1 Leave a comment on paragraph 1 0 This post was stimulated by Linda Ellinor’s comment to my Academia chapter, which I include here:

hi Larry and all: I haven’t been following everything. But, I noticed this one paragraph in Larry’s latest post related to Dialogue:

3 Leave a comment on paragraph 3 0 He says “Dialoging with each other is a very weak form of “doing together”. We ignore older sems. We don’t weave our words into a developing “text” – like a constitution or holy book that is referred to. But, in our case, it must be continually changing, not a fixed dogma.”

I clearly don’t know the context well here. It is true that it may seem like nothingg is building up to anything at all in an actual Bohm Dialogue (which is different from a more general understanding of Dialogue). But, actually, if the group doing the Bohm Dialoging is a stable and relatively fixed group over a long-period of time with a focused attention on a specific topic (which may wander at times, which is how Bohm Dialogue works – you need an opening question which serves as a continuous focusing of attention – with no need for a fixed outcome), then it can be a very strong form of doing together as it may lead to focused action once there is a relatively stable felt sense of coherence in the group. This is a very strong doing. It always comes down to our impatience with the just ‘talking’ about phase. We normally skip this and get into the ‘doing’ stage with no reflection, no slowing down to examine our beliefs and underlying assumptions about how what we ‘might’ do fits in coherently to a future vision we are trying to create together.

Linda, after composing all that follows I read, again, your message and now perceive it as a whole, to which I respond to here.  The intent of my quote (above in blue) was pointing out that most dialog leaves behind only its track of stored messages (if that), that are difficult to search and organize – the past of dialog is virtually useless. We need to intentionally work on collaborative, mutually accessible and emergent, semiotic structures (sem fields).

Linda, you attended to my calling dialog, WEAK. You are quite correct in portraying B-Dialog as a “very strong doing”. Sharing across perspectives/paradigms may well be the most difficult of all doings.

7 Leave a comment on paragraph 7 0 FIRST OFF: I use “dialog” almost synonymous with “conversation”, but it includes asynchronous online interactivity. There must be some “exchange”, where one person is responding to another persons message, but all content need not be responded to. It is a stretch to call the postings and comments in a Facebook or Goggle+ group/forum “dialog”. I do so label it “dialog”, in its weakest sense. The Bohmian style “dialog” Linda promotes is at the opposite extreme (without negative connotations).

8 Leave a comment on paragraph 8 0 As Larry/nuet comprehends it: The intent of Bohmian style dialog is not to exchange or share information or knowledge, although those may occur during the dialog. Linda suggests that the B-dialog may begin with a topic, as that is how most persons usually converse. The topic could be “dialog”. The intent of B-dialog is to enlarge the mutually shared context of the participants in the dialog. This is a very important objective; but with some significant concerns.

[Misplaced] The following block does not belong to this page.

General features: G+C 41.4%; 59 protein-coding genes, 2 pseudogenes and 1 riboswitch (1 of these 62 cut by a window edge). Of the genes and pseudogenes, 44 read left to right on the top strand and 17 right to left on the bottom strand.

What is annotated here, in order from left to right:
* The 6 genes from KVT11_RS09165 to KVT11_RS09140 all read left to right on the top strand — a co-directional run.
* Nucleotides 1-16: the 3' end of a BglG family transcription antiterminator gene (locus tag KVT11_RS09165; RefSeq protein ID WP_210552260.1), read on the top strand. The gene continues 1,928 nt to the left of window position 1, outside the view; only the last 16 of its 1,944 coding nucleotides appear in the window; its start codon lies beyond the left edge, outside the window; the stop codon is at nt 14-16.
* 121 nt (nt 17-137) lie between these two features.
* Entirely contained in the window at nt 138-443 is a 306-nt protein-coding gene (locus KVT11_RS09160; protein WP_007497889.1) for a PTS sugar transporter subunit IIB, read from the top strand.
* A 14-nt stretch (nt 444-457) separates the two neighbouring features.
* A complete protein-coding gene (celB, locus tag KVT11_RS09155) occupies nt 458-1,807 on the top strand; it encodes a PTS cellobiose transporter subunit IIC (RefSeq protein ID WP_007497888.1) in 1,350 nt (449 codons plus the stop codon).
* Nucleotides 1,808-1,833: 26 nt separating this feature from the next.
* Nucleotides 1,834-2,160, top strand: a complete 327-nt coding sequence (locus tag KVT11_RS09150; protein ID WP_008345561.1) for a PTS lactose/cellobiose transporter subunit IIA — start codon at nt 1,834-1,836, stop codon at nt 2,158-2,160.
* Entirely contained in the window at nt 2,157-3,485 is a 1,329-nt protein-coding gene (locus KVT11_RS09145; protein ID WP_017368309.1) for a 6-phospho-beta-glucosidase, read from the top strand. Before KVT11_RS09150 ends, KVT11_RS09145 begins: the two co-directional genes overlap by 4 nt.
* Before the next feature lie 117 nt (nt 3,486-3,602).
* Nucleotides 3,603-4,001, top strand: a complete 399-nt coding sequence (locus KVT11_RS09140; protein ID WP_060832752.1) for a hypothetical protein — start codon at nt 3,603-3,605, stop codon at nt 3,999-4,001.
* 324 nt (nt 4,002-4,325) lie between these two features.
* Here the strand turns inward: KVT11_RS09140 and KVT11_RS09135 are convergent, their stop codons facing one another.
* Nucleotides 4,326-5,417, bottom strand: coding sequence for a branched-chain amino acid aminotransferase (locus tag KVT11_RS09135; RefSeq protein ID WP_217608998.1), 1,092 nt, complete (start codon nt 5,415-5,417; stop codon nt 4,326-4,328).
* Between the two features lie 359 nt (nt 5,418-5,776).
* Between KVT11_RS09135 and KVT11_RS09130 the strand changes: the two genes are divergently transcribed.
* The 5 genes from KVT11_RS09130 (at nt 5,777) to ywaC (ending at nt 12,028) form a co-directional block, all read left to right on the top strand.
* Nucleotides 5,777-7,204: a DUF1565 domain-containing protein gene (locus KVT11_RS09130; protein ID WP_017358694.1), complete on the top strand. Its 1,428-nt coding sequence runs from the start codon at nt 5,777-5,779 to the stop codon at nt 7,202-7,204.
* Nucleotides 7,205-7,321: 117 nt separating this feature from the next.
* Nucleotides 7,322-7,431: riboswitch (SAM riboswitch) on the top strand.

9 Leave a comment on paragraph 9 0 In line with my new principle, question all assumption, perspectives, and paradigms, the current levels of expertize about “dialoging” must be open to exploration.

Aside:  Decades ago I started to read the book on the many year dialog between David Bohm and J, Krishnamurti.  I probably didn’t give the book the proper attention, but it was my observation that the two persons were each lecturing into space, neither responding to anything the others said.

11 Leave a comment on paragraph 11 0 The whole field of human interactivity (from intimate body-2-body to simply reading/viewing the expressions of unknown others, including cooperative/collaborative interaction during mutual composing of structures) must be explored and the silo walls penetrated. This should include the experimental design/use of alternative multi-sensory “languages”, taking full advantage of emerging “intelligent technologies”. Also, of high priority, will be to give serious attention to the vast individual differences between humans as to cognitive competencies, honoring the essential diversity of humankind. Humans perceive sensory stimuli quite differently and may never achieve mutual sharing of very large contexts. This inability to become ONE, is our strength – in diversity.

12 Leave a comment on paragraph 12 0 The future organizational systems for humanity must be consistent with these realities about human interactivity.

13 Leave a comment on paragraph 13 0 As part of UPLIFT, we need to create a process for enlarging the mutually shared context of the participants in patterns of interactivity, thought the growing populations of humans involved in UPLIFT. This extends the intent of Bohmian dialog.

14 Leave a comment on paragraph 14 0 And Second Off: On talking vs doing, as commented on by Linda. Talking is a form of doing. Talking often accompanies doing. Organizing for talking is doing, and involves talking. Habitual doing is what Kuhn initially called “paradigms’, and are much more resistant to change than “beliefs”. Humans seek ritual doings, whether by mouth or hand. Ritual behavior is essential; what is needed is the continuing design/emergence of relevant rituals. Rituals need not be “traditional”.

15 Leave a comment on paragraph 15 0 AND, this brief doc about dialog and doing, and all the issues mentioned above, MUST periodically be “related to” all the thousands of equally relevant issues. AND, in the spirit that we are always continuing LEARNERS, always open to fundamental change.


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